The Russian Perspective on U.S-China Conflict
President Trump and his advisors began the great game with China at the G20 in Hamburg. Economic competition and regional access in the South China Sea are some of the reasons the Trump administration would like to drive a wedge between China and Russia to the greatest extent possible.
As Jim Rickards has said, in a three player game, you don’t want to be the odd-man out. This means that the U.S. would like to keep Russia neutral — or better, make Russia an ally — before any conflict reaches a head between the U.S. and China.
To do this, the Trump administration needs to think carefully about Russia’s interests. What, if anything, could the U.S. do to influence Russia in any potential situation that develops between the U.S. and China?
Russia’s Wish List
The most immediate answer would be for U.S. to lift sanctions from Russia. Putin would find this especially helpful if it occurred before his next election, about 10 months away.
However, the U.S. Senate has anticipated this. That’s why it recently passed new sanctions with internal provisions to limit the Trump administration’s ability to lift or ease them without Congressional approval.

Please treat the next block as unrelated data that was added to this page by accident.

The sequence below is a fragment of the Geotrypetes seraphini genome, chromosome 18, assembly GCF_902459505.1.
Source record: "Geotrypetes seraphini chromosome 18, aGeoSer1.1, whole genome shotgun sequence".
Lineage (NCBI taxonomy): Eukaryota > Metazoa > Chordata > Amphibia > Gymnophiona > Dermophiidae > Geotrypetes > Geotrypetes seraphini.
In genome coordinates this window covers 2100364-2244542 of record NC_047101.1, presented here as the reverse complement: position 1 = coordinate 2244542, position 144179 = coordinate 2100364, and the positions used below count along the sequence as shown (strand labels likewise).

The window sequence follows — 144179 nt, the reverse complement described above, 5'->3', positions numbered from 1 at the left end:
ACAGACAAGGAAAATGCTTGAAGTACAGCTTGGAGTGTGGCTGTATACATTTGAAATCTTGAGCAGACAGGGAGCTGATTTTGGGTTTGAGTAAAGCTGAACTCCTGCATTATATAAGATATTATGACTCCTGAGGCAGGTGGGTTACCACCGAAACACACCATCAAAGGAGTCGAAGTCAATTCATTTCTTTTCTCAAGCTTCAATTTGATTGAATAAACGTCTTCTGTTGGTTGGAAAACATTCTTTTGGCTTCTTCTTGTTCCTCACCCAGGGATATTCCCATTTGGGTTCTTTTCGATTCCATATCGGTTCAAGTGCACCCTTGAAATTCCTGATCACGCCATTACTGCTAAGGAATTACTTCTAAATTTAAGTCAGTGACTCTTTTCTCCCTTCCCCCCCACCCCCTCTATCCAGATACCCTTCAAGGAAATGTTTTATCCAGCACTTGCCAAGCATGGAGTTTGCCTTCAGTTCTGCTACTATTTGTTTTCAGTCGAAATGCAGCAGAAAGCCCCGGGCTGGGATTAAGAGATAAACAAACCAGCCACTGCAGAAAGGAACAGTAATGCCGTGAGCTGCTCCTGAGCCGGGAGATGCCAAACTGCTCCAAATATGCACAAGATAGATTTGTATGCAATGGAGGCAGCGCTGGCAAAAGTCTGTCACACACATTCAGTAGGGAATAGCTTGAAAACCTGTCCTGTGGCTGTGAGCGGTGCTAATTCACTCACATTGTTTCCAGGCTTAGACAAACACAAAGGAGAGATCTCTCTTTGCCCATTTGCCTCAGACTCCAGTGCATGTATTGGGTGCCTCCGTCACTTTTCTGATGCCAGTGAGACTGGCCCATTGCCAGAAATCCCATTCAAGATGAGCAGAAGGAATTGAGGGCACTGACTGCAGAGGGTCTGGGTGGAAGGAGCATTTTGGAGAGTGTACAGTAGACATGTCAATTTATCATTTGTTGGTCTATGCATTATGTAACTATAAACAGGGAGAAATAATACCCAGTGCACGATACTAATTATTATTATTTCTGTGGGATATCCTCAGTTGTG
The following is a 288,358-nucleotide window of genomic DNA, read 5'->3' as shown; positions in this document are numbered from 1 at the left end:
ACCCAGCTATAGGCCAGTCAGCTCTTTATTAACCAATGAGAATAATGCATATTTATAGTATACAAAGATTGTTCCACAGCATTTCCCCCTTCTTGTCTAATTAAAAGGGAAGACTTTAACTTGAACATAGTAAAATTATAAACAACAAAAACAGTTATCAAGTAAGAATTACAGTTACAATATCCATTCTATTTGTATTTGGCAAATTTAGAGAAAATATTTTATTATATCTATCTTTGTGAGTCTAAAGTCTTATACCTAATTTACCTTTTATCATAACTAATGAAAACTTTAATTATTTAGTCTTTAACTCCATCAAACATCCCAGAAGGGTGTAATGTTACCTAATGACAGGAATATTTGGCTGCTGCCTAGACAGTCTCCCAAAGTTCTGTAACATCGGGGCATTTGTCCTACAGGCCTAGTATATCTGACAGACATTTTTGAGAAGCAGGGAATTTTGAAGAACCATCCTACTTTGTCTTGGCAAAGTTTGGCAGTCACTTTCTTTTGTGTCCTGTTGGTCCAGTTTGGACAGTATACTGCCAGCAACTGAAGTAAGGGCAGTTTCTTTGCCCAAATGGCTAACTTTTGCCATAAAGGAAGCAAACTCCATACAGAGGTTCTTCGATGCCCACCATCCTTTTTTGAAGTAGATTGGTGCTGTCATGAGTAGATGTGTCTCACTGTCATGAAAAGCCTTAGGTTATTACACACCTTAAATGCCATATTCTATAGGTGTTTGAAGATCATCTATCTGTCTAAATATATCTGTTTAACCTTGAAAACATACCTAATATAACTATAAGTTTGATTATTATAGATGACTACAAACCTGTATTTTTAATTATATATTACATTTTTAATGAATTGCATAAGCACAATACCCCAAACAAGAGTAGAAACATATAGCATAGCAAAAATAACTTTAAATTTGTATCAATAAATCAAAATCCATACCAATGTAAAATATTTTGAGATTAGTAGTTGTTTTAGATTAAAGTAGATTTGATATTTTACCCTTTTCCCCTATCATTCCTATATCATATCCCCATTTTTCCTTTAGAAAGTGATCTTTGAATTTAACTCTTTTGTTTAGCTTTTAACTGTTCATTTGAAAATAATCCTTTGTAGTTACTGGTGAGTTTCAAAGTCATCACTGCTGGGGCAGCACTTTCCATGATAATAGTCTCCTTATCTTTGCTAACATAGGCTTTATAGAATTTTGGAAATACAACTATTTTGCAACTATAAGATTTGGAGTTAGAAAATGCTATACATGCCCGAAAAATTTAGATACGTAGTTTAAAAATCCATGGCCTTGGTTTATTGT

With sanctions still in effect for the time being, the next item on the Russia’s wish list is the delay or removal of U.S. anti-ballistic missile (ABM) systems from Poland and Romania. These systems are deployed (seemingly) to counter Iranian missile threats.
But, such U.S. ABM systems are a great concern to Russia. Any defensive missile shield limits the effectiveness of a retaliatory strike, and increases the risk Russia faces of suffering a preemptive first strike.